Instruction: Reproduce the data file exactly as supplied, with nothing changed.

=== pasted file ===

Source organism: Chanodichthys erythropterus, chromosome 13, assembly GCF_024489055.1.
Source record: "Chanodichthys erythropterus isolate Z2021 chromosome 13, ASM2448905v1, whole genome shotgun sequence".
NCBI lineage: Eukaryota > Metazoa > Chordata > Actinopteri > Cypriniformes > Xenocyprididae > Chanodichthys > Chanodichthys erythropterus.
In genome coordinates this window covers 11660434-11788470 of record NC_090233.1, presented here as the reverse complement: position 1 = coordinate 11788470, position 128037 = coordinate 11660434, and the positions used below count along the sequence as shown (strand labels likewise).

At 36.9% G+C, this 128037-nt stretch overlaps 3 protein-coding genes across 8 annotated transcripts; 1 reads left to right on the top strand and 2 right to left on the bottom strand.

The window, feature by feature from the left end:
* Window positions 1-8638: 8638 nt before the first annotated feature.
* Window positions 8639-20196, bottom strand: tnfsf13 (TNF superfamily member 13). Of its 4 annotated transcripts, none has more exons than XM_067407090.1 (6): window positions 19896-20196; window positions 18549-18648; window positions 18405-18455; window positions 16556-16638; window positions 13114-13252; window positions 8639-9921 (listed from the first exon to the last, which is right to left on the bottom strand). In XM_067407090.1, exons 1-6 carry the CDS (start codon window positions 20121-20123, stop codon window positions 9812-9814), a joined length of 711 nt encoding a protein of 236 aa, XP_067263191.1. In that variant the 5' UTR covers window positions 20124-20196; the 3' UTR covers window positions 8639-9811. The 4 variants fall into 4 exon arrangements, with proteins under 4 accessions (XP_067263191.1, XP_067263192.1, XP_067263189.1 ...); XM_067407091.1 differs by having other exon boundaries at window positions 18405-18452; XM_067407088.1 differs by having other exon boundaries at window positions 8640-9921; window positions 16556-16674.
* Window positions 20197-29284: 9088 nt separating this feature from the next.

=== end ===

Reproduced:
Source organism: Chanodichthys erythropterus, chromosome 13, assembly GCF_024489055.1.
Source record: "Chanodichthys erythropterus isolate Z2021 chromosome 13, ASM2448905v1, whole genome shotgun sequence".
NCBI lineage: Eukaryota > Metazoa > Chordata > Actinopteri > Cypriniformes > Xenocyprididae > Chanodichthys > Chanodichthys erythropterus.
In genome coordinates this window covers 11660434-11788470 of record NC_090233.1, presented here as the reverse complement: position 1 = coordinate 11788470, position 128037 = coordinate 11660434, and the positions used below count along the sequence as shown (strand labels likewise).

At 36.9% G+C, this 128037-nt stretch overlaps 3 protein-coding genes across 8 annotated transcripts; 1 reads left to right on the top strand and 2 right to left on the bottom strand.

The window, feature by feature from the left end:
* Window positions 1-8638: 8638 nt before the first annotated feature.
* Window positions 8639-20196, bottom strand: tnfsf13 (TNF superfamily member 13). Of its 4 annotated transcripts, none has more exons than XM_067407090.1 (6): window positions 19896-20196; window positions 18549-18648; window positions 18405-18455; window positions 16556-16638; window positions 13114-13252; window positions 8639-9921 (listed from the first exon to the last, which is right to left on the bottom strand). In XM_067407090.1, exons 1-6 carry the CDS (start codon window positions 20121-20123, stop codon window positions 9812-9814), a joined length of 711 nt encoding a protein of 236 aa, XP_067263191.1. In that variant the 5' UTR covers window positions 20124-20196; the 3' UTR covers window positions 8639-9811. The 4 variants fall into 4 exon arrangements, with proteins under 4 accessions (XP_067263191.1, XP_067263192.1, XP_067263189.1 ...); XM_067407091.1 differs by having other exon boundaries at window positions 18405-18452; XM_067407088.1 differs by having other exon boundaries at window positions 8640-9921; window positions 16556-16674.
* Window positions 20197-29284: 9088 nt separating this feature from the next.